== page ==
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Purim Customs and laws


Parshat Zachor - On the Shabbat before Purim, there is an obligation for everyone to hear the special maftir, that of Parshat Zachor (Devarim 25:17-19). It describes both the commandment to remember the evil the Amalekite nation perpetrated against the Jews on their way out of Egypt, and to obliterate their name in future generations. In order to fulfill the obligation, one must hear every single word read in public.

Taanit Esther - Taanit Esther is the fast that commemorates the three days fast observed by the Jews in the Book of Esther. In the time of Mordechai and Esther this fast took place on the first three days of Pesach, but since fasting on Pesach is not permitted, the fast is linked to Purim. Generally The Fast of Esther is observed the day before Purim and is followed by the Megillas reading on Purim. As Purim falls out on Saturday night this year, Taanit Esther is moved to Thursday, March 13th. The fast begins at 5:20 AM and ends at nightfall. This year one may eat as soon as the fast ends. Unlike years when Taanit Esther immediately precedes Purim and we do not eat before Megillah.

Machatzit HaShekel - Machatzit HaShekel refers to the Biblically ordained annual giving of a silver half shekel by Jews. This money was collected during the month of Adar and used for upkeep in the Temple, specifically for communal sacrifices. It was collected from all people, but was obligatory on all males above 20 years of age. Today, this mitzvah is commemorated on the afternoon of Taanit Esther, at or before Minchah, or at the latest, on Purim morning.

The Mitzvah is performed by contributing at sum of money in exchange for three silver coins. The three silver coins are then lifted to acquire ownership, and then contributed. In this manner, everyone can perform the mitzvah with the same coins.

Matanot L’Evyonim - The most important mitzvah of Purim, giving gifts to the poor is the way the Jews celebrated their victory over Haman. Note that this obligation is independent of the Machatzit haShekel, and it must be performed on Purim day itself. The amount given should be sufficient to assist at least two different poor people with their Purim meal.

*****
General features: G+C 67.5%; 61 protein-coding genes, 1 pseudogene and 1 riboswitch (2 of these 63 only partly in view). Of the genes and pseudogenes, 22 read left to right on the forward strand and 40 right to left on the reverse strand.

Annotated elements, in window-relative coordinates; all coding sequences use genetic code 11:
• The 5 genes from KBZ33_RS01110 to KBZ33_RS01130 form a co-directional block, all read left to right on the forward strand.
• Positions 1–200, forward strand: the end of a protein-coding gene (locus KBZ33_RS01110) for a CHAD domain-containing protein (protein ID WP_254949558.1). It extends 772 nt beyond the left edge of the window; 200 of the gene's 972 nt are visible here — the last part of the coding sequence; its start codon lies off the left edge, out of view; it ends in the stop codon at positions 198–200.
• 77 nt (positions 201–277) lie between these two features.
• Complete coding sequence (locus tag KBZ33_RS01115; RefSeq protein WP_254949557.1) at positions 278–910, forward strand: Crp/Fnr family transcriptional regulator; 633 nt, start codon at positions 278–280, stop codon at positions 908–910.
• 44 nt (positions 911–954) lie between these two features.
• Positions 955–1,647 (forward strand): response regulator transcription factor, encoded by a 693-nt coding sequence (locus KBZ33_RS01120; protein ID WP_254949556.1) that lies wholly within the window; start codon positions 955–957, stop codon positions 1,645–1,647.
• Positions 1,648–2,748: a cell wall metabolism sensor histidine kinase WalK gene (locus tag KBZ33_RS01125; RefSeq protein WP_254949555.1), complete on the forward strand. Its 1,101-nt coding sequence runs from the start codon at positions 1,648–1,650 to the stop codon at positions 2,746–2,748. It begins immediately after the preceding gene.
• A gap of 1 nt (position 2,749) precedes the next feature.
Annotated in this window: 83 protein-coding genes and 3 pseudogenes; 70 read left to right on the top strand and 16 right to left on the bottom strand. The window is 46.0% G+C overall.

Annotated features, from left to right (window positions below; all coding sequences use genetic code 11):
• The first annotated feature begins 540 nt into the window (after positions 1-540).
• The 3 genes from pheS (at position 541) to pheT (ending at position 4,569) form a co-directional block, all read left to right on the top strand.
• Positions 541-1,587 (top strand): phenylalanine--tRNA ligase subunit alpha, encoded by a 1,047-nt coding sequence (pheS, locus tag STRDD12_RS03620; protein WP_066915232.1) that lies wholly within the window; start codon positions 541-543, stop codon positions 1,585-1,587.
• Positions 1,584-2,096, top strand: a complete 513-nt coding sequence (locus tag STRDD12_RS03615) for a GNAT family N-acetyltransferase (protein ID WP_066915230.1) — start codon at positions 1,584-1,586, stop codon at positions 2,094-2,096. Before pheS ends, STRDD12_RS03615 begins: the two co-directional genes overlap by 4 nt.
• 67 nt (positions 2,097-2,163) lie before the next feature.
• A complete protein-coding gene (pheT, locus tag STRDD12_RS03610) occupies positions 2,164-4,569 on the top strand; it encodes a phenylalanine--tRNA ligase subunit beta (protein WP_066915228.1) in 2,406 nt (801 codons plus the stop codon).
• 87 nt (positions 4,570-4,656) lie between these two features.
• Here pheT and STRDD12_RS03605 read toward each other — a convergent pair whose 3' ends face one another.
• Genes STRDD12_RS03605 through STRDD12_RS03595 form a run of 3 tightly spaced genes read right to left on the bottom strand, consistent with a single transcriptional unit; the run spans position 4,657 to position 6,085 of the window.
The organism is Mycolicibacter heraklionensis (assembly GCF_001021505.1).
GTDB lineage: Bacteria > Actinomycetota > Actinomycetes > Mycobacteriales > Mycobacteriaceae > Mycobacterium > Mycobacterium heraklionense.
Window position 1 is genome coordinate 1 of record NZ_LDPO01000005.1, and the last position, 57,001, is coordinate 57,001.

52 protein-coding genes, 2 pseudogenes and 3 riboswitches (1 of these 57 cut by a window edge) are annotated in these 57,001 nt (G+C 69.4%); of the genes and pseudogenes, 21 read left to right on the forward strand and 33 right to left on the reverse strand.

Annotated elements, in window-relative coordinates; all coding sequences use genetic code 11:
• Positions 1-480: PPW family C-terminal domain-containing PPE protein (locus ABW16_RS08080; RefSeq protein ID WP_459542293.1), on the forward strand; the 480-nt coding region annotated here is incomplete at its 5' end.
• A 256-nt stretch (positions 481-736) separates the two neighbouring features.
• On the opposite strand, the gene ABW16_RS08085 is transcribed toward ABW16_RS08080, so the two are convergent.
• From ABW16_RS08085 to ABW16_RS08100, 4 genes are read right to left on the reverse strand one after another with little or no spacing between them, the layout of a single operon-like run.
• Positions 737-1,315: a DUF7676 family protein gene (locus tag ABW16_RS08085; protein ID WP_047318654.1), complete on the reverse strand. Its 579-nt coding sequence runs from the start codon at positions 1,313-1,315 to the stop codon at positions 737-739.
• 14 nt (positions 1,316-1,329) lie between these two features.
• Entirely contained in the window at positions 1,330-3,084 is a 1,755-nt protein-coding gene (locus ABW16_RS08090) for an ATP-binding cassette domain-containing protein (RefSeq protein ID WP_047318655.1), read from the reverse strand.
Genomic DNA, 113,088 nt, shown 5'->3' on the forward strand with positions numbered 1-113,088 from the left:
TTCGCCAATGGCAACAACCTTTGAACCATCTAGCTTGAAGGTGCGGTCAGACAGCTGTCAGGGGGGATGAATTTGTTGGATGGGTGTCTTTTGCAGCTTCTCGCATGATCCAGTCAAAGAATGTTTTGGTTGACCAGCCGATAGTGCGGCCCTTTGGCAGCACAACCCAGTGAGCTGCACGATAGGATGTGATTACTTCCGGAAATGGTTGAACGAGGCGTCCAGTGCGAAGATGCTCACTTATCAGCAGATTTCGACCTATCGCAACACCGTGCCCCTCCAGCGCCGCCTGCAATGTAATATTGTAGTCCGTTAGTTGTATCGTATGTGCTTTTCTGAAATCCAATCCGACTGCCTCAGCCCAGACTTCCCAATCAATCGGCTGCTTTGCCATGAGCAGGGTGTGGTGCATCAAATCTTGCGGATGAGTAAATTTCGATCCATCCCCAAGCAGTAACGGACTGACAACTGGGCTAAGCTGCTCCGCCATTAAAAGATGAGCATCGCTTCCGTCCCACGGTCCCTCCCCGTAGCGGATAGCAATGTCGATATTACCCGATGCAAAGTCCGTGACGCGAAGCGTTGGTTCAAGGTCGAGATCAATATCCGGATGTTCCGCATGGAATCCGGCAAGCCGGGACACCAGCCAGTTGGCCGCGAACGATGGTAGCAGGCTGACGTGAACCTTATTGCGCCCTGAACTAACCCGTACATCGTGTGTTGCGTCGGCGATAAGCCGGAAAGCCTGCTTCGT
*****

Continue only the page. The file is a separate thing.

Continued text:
Reading the Megillah - It is incumbent on every man and woman to hear the Book of Esther read in the evening and the morning. One must hear every word of the Megillah both times. The Megillah is read from a scroll written on parchment paper. The megilla is stored a Megillah holder. Check out our selection of Megillah holders here.

During the Megillah Reading, each time the name Haman is heard we are to make noise so to erase the name of Haman, The noisemakers we use are called Graggers or Raashan. For a selection of Raashanim click here

Al Hanissim - A special Purim text for Al Hanissim is included in all prayers, as well as Birkat Hamazon. If it is forgotten, one is not required to repeat the prayer in question.

Torah Reading - On Purim morning, we read of the attack on the Jewish people by the Amalekites, and how Moshe led the Jewish people to victory (Exodus 17:8-16).

Mishloach Manot - One must send a minimum of two different prepared/cooked foods, to at least one other Jewish person. If one’s funds are limited, it is better to fulfill the minimum requirement for Mishloach Manot and donate more to Matanot Le’Evyonim. 

Mishloach Manos is very often sent in decorative Purim boxes. We have a selection of Mishloach Manot boxes to enhance your Mishloach Manot. check it out here

Purim Seudah - It is a requirement to have a festive meal for Purim. One should eat bread, and the meal should ideally contain meat products.

Drinking on Purim- Because wine played an important role in the miracle of Purim, it plays a role in our celebration of it as well. To fulfill this requirement, one should drink slightly more wine at the Purim Seudah than one normally does at a meal, and then, if possible, take a short nap. In our observance of Purim, we must consider the unfortunate reality that alcohol abuse has become a serious problem in the contemporary Orthodox community, and conduct ourselves accordingly. Moreover, drinking other hard beverages does not fulfill the requirement to drink wine. Indeed, the Chafetz Chaim writes (Biur Halacha, OC 695:2): “We are not commanded to reduce ourselves to levels of drunkenness, but rather to rejoice in a manner that will lead us to the love of God.” In our community, which is blessed with so many wonderful children, safety and responsibility must be given extra and paramount concern. As a matter of Torah and secular law, alcohol must not be given to minors, and adults should take special on Purim to consume alcohol minimally and responsibly.

Torah Study and Prayer- Purim is a day of joy that is celebrated through merrymaking and laughter. However, in some significant ways, Purim is no joke. The Talmud tells us that the Jewish people re-accepted the Torah on Purim, and therefore, even with all the other mitzvot one must perform on Purim, it is a most auspicious and effective day for Torah study. Moreover, many classic sources tell us that Purim represents a special opportunity for one’s prayers to be answered.